Nayla Kidd, a computer engineering major who volunteered as a class representative in the School of Engineering Student Council, was last seen at a hall on the New York City campus on May 5.
On Friday, Columbia’s Department of Public Safety released a flier asking people to watch for the 19-year-old sophomore, who has not been in touch with friends or family for days.
Columbia University issued a statement: “Our community is deeply concerned whenever a student is missing. The University is in contact with Nayla Kidd’s family and is cooperating with the New York Police Department. We are working together to locate Nayla and urge anyone with any information that would be helpful to contact Columbia Public Safety at 212-854-5555or the NYPD 26th Precinct Detective Squad at 212-678-1351.”
“It’s really, really hard,” Wood said.
When she didn’t show up for finals, they knew something was wrong. The two of them are very serious about academics — the mother has a master’s in public health from Johns Hopkins University, and a doctorate in toxicology from MIT — so friends and family knew Nayla Kidd wouldn’t miss an exam.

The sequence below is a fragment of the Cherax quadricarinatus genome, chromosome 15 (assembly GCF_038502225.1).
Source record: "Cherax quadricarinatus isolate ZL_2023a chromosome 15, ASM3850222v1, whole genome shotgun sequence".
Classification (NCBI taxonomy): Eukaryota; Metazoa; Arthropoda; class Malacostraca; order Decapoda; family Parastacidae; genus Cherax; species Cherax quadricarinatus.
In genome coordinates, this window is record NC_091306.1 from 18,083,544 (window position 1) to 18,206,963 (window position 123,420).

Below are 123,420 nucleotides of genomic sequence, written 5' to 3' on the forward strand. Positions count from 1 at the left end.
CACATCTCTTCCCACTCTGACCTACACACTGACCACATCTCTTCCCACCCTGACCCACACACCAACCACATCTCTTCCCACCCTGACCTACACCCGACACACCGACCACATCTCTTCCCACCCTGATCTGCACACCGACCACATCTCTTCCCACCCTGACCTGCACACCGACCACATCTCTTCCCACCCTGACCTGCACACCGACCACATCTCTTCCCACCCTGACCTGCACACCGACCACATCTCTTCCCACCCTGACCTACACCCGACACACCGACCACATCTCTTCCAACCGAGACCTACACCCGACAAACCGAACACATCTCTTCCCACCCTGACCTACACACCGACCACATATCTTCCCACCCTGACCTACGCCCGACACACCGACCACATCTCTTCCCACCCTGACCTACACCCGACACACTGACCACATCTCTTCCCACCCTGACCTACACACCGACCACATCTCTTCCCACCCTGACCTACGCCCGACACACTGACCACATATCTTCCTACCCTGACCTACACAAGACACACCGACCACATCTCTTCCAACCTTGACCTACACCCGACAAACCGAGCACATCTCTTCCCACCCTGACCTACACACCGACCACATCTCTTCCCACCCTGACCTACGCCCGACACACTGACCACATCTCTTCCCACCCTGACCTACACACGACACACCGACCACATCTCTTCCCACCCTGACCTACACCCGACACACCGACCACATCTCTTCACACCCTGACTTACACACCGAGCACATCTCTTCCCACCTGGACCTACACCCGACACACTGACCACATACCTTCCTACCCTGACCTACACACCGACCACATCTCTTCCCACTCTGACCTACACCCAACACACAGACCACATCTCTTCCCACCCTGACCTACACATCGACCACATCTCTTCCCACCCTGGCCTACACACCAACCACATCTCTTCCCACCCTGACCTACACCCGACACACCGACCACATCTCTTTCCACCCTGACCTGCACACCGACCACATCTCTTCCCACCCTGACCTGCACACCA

“Nayla had published scientific research,” Wood said. “Her grades are very important to her — to have her not show up to her finals is very troubling. That is not like Nayla — she loves to go to school.”
And when Mother’s Day came and went without a message for La Creis Kidd, an associate professor at the University of Louisville’s School of Medicine, everyone really became alarmed, Wood said. “Her daughter is very gracious when it comes to gifts and communicating her love to her. They have a really close bond, almost like a sister-type relationship,” Wood said.
Nayla Kidd ran track and did horseback riding in high school, Wood said. She loves to dance — she taught a popular belly-dancing class at Columbia — and to DJ. She is a good listener, sympathetic, laid-back and friendly, Wood said. “She’s loving and sweet-spirited.”
Family and friends created a Facebook page to help find her.
Wood said they haven’t heard any indications of recent problems from friends or family. When La Creis Kidd first told her she hadn’t heard from her daughter in a while, she was crying, Wood said. “I was comforting her, letting her know, ‘She’ll call you, she’ll call you.’
“To see it has gotten to this point is very, very hard for all of us.”
This post has been updated to reflect police report that Kidd was last seen on May 5.